Apple Settles E-book Suit, Jhumpa Lahiri Joins Princeton Faculty, and More


Every day Poets & Writers Magazine scans the headlines—from publishing reports to academic announcements to literary dispatches—for all the news that creative writers need to know. Here are today’s stories:

Apple reached a settlement on Monday in a civil class-action lawsuit filed by a group of consumers and several states. The settlement depends upon the results of the company’s appeal of a decision by district judge Denise Cote, who found Apple to be in violation of antitrust laws at the conclusion of the e-book price fixing case last year. (Publishers Weekly)

South Carolina governor Nikki Haley approved a budgetary item requiring the College of Charleston and the University of South Carolina Upstate, which both receive state funding, to spend $52,000 and $17,000, respectively, on curricula relating to the U.S. Constitution and other founding documents. The amounts reflect what each school previously spent on LGBT-themed materials, including the graphic memoir Fun Home: A Family Tragicomic by Alison Bechdel and Out Loud: The Best of Rainbow Radio, a collection of essays edited by poet Ed Madden and pastor Candace Chellew-Hodge. The state House of Representatives voted in March to cut the schools’ budgets by those amounts; in May the State Senate restored the funding, with the stipulation that each school must include "the study of and devotion to American institutions and ideals” in its curricula. (Advocate)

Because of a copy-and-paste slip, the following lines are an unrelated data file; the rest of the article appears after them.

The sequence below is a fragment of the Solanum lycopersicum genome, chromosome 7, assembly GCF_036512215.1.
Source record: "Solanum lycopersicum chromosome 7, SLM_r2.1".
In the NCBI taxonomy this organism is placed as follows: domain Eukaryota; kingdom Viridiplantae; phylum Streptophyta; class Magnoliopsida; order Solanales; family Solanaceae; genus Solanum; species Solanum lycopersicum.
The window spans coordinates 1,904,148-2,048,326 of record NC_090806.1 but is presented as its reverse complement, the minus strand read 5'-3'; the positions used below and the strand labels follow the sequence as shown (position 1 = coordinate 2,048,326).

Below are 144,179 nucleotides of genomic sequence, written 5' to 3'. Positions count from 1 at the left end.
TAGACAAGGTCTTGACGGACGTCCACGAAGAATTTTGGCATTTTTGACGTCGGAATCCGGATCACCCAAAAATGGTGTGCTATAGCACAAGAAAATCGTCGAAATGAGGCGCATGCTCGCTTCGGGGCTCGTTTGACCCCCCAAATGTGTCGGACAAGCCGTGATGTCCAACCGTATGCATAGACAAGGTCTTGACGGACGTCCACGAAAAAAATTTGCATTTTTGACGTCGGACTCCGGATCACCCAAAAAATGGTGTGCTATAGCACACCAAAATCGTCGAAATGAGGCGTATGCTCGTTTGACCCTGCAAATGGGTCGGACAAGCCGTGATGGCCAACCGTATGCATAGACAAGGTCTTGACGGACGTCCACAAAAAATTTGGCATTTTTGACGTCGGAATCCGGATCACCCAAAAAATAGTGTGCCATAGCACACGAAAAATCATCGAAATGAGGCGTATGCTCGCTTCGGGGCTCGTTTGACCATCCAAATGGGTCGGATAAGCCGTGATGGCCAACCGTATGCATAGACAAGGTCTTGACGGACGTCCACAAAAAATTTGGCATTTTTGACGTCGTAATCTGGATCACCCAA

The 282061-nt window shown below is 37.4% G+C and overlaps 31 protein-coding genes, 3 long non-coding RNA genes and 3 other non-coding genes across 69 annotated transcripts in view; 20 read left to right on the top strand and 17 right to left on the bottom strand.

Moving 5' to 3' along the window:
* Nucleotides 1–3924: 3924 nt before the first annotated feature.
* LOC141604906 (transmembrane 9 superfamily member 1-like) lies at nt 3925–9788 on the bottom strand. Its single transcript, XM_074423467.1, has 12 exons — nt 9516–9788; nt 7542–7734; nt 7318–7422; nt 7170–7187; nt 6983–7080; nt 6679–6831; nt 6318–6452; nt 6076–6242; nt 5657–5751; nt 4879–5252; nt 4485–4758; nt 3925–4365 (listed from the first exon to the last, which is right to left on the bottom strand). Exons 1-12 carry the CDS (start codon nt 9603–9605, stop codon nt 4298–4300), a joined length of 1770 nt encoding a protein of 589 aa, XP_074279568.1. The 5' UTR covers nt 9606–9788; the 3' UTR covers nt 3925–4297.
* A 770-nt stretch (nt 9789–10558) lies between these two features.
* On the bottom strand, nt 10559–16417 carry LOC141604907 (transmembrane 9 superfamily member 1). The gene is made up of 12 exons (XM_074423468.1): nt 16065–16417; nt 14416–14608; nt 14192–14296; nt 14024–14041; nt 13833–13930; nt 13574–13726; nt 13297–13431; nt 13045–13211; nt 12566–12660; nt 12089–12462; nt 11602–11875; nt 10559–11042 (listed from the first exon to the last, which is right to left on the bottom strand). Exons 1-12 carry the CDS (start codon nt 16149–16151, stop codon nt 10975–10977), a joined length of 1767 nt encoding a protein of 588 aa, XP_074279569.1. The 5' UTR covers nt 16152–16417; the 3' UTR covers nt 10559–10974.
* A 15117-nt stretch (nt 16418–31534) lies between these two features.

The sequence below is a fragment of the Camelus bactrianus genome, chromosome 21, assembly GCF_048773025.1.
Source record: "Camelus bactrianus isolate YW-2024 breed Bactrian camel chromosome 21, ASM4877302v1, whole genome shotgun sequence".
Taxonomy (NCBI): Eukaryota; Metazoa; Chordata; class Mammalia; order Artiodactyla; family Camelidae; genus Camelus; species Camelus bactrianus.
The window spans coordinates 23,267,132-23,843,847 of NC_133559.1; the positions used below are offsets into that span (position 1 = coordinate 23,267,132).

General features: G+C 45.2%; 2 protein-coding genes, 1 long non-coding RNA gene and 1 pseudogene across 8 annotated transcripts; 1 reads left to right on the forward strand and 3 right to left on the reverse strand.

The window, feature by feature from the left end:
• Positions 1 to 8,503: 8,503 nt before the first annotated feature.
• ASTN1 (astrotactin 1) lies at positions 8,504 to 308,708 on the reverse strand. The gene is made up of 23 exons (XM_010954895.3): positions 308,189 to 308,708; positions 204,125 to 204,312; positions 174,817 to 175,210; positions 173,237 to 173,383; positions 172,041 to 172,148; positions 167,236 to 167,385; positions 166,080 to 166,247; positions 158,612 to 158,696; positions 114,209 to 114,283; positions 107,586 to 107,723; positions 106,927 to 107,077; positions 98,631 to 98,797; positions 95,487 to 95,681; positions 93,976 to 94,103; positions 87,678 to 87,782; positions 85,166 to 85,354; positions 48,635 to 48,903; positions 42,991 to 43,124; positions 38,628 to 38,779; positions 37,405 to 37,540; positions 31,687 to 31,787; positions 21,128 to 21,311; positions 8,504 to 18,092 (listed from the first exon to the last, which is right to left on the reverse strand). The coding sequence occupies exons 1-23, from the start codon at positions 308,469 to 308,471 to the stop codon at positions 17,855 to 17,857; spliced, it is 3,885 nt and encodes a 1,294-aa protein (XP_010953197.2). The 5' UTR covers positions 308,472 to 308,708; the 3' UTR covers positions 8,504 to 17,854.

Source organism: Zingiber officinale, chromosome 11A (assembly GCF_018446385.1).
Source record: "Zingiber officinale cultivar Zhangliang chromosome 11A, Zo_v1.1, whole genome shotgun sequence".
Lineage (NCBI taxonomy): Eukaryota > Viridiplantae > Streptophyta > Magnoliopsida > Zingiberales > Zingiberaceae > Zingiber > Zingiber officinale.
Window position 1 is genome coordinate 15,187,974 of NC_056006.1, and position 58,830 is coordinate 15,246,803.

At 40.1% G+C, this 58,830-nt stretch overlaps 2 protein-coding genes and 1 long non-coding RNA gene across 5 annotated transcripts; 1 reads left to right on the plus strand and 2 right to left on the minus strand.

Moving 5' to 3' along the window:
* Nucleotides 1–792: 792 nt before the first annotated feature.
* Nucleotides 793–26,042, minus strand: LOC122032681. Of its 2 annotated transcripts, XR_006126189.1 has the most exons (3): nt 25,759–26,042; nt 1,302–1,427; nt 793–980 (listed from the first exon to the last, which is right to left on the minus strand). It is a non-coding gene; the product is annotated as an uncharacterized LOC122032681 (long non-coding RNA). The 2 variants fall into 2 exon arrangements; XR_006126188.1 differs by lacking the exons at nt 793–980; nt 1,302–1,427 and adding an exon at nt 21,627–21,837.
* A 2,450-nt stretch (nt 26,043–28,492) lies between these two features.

Today, Blue Rider Press releases The Last Magazine, a novel by the late journalist Michael Hastings. (New York Times)

Pulitzer Prize–winning author Jhumpa Lahiri has been appointed to the full-time faculty of Princeton University, where she will teach creative writing. (Princeton)

Joy Castro writes of the troubling characterizations of people of color in Donna Tartt’s Pulitzer Prize–winning novel The Goldfinch. (Salon)

Los Angeles mayor Eric Garcetti recently announced the city’s search for a new poet laureate, who will serve from August 2014 until October 2016 and receive $10,000 a year. The Department of Cultural Affairs is accepting applications until July 1. (Downtown News)

Despite launching in Norway two weeks ago, Google Play Books currently lists no Norwegian books among its available titles. (Melville House)

While British novelist Tim Parks recently asserted in the New York Review of Books that the Internet is killing the novel by distracting its audience, several writers and publishers, including John Banville and Sam Jordison, have recently spoken out in opposition to Parks’s complaints. (Guardian)